What is happening here?

Oh. Now I get it. That is handy. Thanks Emile and thanks again Ulrich.

You’re welcome.

The reason why you don’t really want to refer to windows by a specific name is your really want to try to uncouple your code from your UI as much as possible. For example, if you have a PopUp menu on Window1 and you want to change that PopUp menu on Window2, it’s considered a bad idea to write:

Window1.PopupMenu1.Listindex =3

From Window2. Rather you are better off keeping a reference to that PopUp menu someplace else like in a module or pass it in as a method parameter when you are switching to Window2, etc.

Now, Implicit Windows can be called by name wherever. The biggest issue is that if you have ANYTHING that is on that window and then you try to update that, the window will re-open. That is the nice thing about non-implicit windows you can do stuff like:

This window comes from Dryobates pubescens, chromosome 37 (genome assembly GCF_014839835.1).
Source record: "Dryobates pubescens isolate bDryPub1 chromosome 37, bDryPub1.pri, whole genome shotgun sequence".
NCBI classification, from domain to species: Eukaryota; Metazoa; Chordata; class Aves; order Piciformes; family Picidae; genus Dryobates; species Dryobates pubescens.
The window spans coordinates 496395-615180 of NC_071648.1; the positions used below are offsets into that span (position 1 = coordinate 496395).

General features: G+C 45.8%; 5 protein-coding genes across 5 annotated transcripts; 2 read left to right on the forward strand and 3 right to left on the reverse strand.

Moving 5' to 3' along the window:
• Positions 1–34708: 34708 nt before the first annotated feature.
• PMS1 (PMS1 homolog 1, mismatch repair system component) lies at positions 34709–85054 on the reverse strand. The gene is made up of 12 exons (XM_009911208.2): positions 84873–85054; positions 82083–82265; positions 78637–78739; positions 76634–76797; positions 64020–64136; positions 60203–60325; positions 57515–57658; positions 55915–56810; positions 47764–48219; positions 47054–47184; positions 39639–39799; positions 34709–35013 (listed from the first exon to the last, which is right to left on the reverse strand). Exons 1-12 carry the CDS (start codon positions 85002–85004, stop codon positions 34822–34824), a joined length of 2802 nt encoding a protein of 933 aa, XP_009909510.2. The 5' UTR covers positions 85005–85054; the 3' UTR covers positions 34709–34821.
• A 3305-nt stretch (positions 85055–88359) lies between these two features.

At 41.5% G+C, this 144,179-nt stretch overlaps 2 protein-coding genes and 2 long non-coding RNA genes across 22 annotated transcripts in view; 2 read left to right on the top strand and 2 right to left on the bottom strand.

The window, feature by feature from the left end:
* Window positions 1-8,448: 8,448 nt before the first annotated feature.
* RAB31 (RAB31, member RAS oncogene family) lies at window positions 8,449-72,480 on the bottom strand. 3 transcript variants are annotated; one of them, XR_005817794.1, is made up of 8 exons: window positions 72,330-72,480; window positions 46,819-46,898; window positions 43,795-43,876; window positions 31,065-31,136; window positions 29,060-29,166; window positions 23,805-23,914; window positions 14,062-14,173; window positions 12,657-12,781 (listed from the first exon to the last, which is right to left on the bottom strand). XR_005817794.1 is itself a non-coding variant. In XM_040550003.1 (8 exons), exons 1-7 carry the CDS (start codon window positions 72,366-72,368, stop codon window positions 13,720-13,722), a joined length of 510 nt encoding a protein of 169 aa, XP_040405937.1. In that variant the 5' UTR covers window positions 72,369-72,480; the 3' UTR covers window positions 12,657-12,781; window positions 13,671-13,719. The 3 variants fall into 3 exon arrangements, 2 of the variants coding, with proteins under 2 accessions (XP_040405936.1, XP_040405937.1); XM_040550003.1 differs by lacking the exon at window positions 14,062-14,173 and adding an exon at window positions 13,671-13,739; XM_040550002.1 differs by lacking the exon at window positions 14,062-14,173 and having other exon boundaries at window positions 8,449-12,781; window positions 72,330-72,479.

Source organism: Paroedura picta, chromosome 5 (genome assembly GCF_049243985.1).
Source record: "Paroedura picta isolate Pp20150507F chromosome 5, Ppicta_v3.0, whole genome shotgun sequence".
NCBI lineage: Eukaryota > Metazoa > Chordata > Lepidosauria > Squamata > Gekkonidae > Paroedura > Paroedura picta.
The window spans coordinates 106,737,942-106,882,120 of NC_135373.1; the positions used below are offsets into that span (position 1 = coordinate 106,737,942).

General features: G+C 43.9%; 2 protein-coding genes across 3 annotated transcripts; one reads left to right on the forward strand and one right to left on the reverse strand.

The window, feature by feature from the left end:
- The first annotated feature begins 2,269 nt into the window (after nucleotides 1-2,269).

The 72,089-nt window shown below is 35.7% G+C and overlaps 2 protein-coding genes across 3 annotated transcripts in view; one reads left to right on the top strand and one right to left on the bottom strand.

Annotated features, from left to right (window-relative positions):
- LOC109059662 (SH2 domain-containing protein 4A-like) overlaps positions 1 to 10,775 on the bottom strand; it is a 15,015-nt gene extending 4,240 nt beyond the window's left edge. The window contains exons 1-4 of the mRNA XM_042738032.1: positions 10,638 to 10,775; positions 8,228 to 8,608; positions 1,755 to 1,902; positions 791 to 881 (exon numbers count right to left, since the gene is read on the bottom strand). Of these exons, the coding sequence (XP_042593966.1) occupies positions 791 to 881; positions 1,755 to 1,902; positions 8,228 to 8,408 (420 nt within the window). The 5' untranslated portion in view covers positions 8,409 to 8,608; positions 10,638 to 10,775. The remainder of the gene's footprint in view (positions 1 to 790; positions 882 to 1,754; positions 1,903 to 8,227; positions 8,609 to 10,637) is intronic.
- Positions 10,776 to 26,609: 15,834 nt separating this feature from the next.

Dim w as New MyWindow
w.PopUpmenu1.Listindex = 3
w.MyProperty = "Hello World"

You can do all sorts of stuff treating it just like any other object, updating it and then calling show when you want it to be displayed.

There’s a lot of advanced Xojo programmers who say to NEVER use implicit windows. I use a mix of them and I’ve been using the language for almost 11 years now.

I hope this helps.

Hey Jon. Everything helps. Thanks for chiming in.

OMG don’t do this. You’ll never keep track of all of the references and it will cause memory leaks in your app. Basically while the window it is on will get destroyed, the popupmenu would stay around, disconnected from the window because you have a reference to it in this module.

Greg, you are correct. I misspoke. But similar things are done all the time with control arrays. It probably is better to pass a control as a method parameter.

Or what I meant to add as well, even better is to use something like Sam Rowland’s NotificationCenter to manipulate controls on one window from another.